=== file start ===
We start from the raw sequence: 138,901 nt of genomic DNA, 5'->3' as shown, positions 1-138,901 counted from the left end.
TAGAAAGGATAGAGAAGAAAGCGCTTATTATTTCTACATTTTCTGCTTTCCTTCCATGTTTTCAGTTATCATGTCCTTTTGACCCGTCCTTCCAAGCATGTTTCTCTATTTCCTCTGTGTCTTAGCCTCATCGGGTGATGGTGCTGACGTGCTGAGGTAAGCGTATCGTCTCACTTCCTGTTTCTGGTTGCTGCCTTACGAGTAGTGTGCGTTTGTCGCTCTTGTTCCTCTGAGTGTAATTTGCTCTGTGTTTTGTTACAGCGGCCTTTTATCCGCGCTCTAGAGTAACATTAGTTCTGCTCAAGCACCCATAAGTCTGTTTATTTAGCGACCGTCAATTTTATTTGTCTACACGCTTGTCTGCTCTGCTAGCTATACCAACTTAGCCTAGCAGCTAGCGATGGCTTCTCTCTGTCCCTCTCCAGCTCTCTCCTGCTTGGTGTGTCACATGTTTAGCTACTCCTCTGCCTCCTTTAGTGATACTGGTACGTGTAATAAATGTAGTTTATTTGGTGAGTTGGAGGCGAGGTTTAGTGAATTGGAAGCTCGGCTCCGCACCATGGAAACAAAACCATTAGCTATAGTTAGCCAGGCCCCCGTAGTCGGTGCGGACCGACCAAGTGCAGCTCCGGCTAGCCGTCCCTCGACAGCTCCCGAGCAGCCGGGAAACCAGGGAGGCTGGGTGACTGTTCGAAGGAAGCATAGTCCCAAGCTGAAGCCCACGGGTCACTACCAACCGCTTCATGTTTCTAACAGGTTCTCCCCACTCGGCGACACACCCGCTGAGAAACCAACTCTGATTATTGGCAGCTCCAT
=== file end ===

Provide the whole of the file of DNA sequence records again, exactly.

We start from the raw sequence: 138,901 nt of genomic DNA, 5'->3' as shown, positions 1-138,901 counted from the left end.
TAGAAAGGATAGAGAAGAAAGCGCTTATTATTTCTACATTTTCTGCTTTCCTTCCATGTTTTCAGTTATCATGTCCTTTTGACCCGTCCTTCCAAGCATGTTTCTCTATTTCCTCTGTGTCTTAGCCTCATCGGGTGATGGTGCTGACGTGCTGAGGTAAGCGTATCGTCTCACTTCCTGTTTCTGGTTGCTGCCTTACGAGTAGTGTGCGTTTGTCGCTCTTGTTCCTCTGAGTGTAATTTGCTCTGTGTTTTGTTACAGCGGCCTTTTATCCGCGCTCTAGAGTAACATTAGTTCTGCTCAAGCACCCATAAGTCTGTTTATTTAGCGACCGTCAATTTTATTTGTCTACACGCTTGTCTGCTCTGCTAGCTATACCAACTTAGCCTAGCAGCTAGCGATGGCTTCTCTCTGTCCCTCTCCAGCTCTCTCCTGCTTGGTGTGTCACATGTTTAGCTACTCCTCTGCCTCCTTTAGTGATACTGGTACGTGTAATAAATGTAGTTTATTTGGTGAGTTGGAGGCGAGGTTTAGTGAATTGGAAGCTCGGCTCCGCACCATGGAAACAAAACCATTAGCTATAGTTAGCCAGGCCCCCGTAGTCGGTGCGGACCGACCAAGTGCAGCTCCGGCTAGCCGTCCCTCGACAGCTCCCGAGCAGCCGGGAAACCAGGGAGGCTGGGTGACTGTTCGAAGGAAGCATAGTCCCAAGCTGAAGCCCACGGGTCACTACCAACCGCTTCATGTTTCTAACAGGTTCTCCCCACTCGGCGACACACCCGCTGAGAAACCAACTCTGATTATTGGCAGCTCCAT